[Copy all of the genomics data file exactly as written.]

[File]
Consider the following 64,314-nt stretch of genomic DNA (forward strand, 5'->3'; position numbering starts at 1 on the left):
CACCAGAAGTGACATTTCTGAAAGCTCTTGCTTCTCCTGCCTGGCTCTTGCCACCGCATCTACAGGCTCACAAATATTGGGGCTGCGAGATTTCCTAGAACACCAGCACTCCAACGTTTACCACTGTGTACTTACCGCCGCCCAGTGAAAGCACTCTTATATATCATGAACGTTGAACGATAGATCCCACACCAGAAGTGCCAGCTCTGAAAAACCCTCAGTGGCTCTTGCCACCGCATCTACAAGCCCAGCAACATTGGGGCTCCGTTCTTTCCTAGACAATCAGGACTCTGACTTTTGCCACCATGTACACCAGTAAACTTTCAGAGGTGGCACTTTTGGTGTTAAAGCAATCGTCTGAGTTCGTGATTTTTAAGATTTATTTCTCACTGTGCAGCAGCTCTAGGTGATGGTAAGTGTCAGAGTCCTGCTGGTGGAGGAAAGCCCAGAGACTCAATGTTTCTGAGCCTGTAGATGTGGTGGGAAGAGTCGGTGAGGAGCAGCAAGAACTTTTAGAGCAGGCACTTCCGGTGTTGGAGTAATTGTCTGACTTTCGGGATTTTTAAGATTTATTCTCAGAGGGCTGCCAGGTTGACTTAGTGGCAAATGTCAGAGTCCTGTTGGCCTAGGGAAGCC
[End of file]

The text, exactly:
Consider the following 64,314-nt stretch of genomic DNA (forward strand, 5'->3'; position numbering starts at 1 on the left):
CACCAGAAGTGACATTTCTGAAAGCTCTTGCTTCTCCTGCCTGGCTCTTGCCACCGCATCTACAGGCTCACAAATATTGGGGCTGCGAGATTTCCTAGAACACCAGCACTCCAACGTTTACCACTGTGTACTTACCGCCGCCCAGTGAAAGCACTCTTATATATCATGAACGTTGAACGATAGATCCCACACCAGAAGTGCCAGCTCTGAAAAACCCTCAGTGGCTCTTGCCACCGCATCTACAAGCCCAGCAACATTGGGGCTCCGTTCTTTCCTAGACAATCAGGACTCTGACTTTTGCCACCATGTACACCAGTAAACTTTCAGAGGTGGCACTTTTGGTGTTAAAGCAATCGTCTGAGTTCGTGATTTTTAAGATTTATTTCTCACTGTGCAGCAGCTCTAGGTGATGGTAAGTGTCAGAGTCCTGCTGGTGGAGGAAAGCCCAGAGACTCAATGTTTCTGAGCCTGTAGATGTGGTGGGAAGAGTCGGTGAGGAGCAGCAAGAACTTTTAGAGCAGGCACTTCCGGTGTTGGAGTAATTGTCTGACTTTCGGGATTTTTAAGATTTATTCTCAGAGGGCTGCCAGGTTGACTTAGTGGCAAATGTCAGAGTCCTGTTGGCCTAGGGAAGCC